"Corporate Social Responsibility" -- or CSR -- has become a trendy term over the past few years, with companies large and small putting aside resources to invest in their communities and in the environment, while also addressing other overarching social issues. As the leader of a nonprofit who is very interested in this space, I've looked closely at hundreds of CSR campaigns throughout the years, and they've ranged across a wide spectrum -- from truly successful long-term community-building initiatives to far less in-depth programs that are mostly intended to generate good PR buzz for brands. While designing an effective CSR strategy is a challenge for any company, I've noticed that one of the toughest industries in which to do so is retail.
Retail, by its very nature, is an ever-changing business. Trends change by the season, staffers come and go, management shifts often, and even the stores themselves can pop up and just as quickly disappear. So I'm particularly impressed when business leaders in the retail industry are able to put together successful nonprofit collaborations. Twenty years ago, long before most of us had ever heard of CSR, let alone made it part of our standard practices, the local Boston Store in Milwaukee, WI, now owned by The Bon-Ton Stores, Inc. began a partnership with Goodwill Industries of Southeastern Wisconsin. Through this partnership, Boston Store gave coupons to customers who donated clothing and textiles to benefit the Milwaukee Goodwill. The coupons could be used for significant discounts at Boston Store. The idea was solid:
• It engaged consumers in a campaign that helps others in their own community by supporting Goodwill's local job training programs.
• It was easy to participate-- just round up a few items from your closet that you no longer use and bring them to the store.
• It offered a significant reward for the person taking part -- discount shopping!
Naturally, the idea caught on. It gradually grew to include other Goodwill agencies and Bon-Ton stores across the United States, and, in 2006, the promotion was expanded to all seven nameplates operated by Bon-Ton. Since 1994, the collaboration has generated an estimated value of more than $233 million in clothing and textile donations to support Goodwill's job training services and programs in local communities.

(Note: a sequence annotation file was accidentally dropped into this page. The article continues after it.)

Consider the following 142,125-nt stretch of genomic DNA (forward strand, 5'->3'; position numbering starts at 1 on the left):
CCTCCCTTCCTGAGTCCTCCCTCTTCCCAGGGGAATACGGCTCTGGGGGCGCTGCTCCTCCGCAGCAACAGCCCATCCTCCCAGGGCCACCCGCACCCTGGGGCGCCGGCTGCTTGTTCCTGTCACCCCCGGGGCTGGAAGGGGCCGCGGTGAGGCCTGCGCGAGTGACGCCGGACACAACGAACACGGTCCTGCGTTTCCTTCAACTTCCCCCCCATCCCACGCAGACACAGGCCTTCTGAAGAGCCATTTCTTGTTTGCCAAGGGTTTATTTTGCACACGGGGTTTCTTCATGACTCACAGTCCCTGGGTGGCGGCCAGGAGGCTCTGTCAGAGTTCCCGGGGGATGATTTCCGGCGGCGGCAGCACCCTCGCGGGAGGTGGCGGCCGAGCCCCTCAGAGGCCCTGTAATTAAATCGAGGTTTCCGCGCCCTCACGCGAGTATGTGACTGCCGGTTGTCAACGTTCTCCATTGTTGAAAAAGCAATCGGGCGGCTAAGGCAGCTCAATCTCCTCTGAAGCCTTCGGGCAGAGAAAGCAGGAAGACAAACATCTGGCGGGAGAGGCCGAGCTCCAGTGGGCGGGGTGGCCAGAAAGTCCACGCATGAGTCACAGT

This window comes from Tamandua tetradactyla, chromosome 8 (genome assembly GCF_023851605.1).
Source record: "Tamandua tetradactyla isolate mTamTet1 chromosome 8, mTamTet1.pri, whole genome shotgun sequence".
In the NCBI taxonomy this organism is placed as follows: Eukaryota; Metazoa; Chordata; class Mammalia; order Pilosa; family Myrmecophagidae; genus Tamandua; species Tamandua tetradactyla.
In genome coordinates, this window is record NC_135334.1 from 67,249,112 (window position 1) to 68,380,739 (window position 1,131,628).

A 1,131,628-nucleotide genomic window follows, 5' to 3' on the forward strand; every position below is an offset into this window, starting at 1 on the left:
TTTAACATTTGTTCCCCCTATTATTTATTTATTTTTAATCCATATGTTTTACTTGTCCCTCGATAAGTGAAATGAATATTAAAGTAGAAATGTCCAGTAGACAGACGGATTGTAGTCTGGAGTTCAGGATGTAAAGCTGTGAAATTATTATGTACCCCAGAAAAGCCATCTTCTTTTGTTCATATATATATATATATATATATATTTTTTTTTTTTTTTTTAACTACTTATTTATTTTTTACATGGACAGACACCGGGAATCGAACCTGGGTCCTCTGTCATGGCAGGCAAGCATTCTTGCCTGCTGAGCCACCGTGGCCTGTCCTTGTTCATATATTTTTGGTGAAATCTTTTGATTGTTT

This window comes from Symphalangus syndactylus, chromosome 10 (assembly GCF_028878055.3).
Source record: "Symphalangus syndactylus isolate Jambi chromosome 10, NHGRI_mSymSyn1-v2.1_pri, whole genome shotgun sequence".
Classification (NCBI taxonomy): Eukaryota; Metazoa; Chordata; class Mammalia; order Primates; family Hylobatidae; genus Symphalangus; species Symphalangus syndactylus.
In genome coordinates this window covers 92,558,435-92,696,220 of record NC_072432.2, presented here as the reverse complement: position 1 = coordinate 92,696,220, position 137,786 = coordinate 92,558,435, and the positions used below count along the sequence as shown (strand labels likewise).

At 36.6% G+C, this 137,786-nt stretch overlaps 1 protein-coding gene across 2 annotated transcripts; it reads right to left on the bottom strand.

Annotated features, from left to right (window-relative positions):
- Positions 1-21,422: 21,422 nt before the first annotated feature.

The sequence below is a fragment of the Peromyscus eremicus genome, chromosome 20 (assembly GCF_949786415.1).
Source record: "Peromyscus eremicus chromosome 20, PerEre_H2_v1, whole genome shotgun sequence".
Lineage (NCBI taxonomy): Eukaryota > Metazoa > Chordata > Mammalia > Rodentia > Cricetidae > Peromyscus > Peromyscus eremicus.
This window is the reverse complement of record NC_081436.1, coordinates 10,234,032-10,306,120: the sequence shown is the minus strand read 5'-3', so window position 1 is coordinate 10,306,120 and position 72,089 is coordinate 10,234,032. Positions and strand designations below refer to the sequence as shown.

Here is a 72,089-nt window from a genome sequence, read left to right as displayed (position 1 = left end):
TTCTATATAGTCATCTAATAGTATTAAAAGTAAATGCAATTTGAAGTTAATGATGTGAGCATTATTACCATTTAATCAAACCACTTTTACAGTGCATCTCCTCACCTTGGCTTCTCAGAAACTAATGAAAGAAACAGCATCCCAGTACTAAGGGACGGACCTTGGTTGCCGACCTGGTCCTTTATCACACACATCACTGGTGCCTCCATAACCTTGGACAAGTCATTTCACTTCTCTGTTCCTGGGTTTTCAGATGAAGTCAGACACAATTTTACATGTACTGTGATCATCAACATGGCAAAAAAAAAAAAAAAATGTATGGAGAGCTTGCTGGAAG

It's particularly impressive that Bon-Ton has been able to grow this sale consistently over the course of two decades, especially in an industry where things change year by year, season by season, and moment by moment. This has been accomplished largely because the Goodwill Sale offers consumers the right mix of consistency and innovation.
The sale has now become a tradition for Bon-Ton shoppers, many of whom put aside their donations in preparation for Goodwill Sale events and eagerly anticipate using their coupons. It hasn't remained entirely the same, either. In 2013, the sale introduced a new donating opportunity, allowing shoppers to give $5 at any Bon-Ton register in exchange for sale coupons. It takes a bit of chutzpah to change up a 19-year-old program that has consistently been successful, but this was an "a-ha moment" for the event's planners when they realized that they could both attract new shoppers and offer those already engaged with another opportunity give.
This spring, shoppers donated a total of $482,000 in cash, along with more than 2.5 million pounds of clothing and textiles. The combined impact of these donations equals approximately 344,000 hours of job training services to help people gain skills and go to work in the communities where they were collected.
CSR can mean a lot of things, and as a label it's often slapped on campaigns that don't actually make much of a difference. But for the millions of Americans who have received job training services from Goodwill, the partnership with Bon-Ton has been invaluable. I'm fortunate to hear from the people Goodwill has helped, and they are grateful for the Goodwill services they received as a result of the partnership. These Goodwill services have helped them find jobs, earn paychecks, pay their bills or take their families on their first vacations in years. I know those success stories would not have been possible without partnerships like the Bon-Ton Goodwill Sale. For corporate leaders interested in designing a CSR program that not only makes a difference but is built to last, the Goodwill Sale is, in my opinion, one of the best models out there.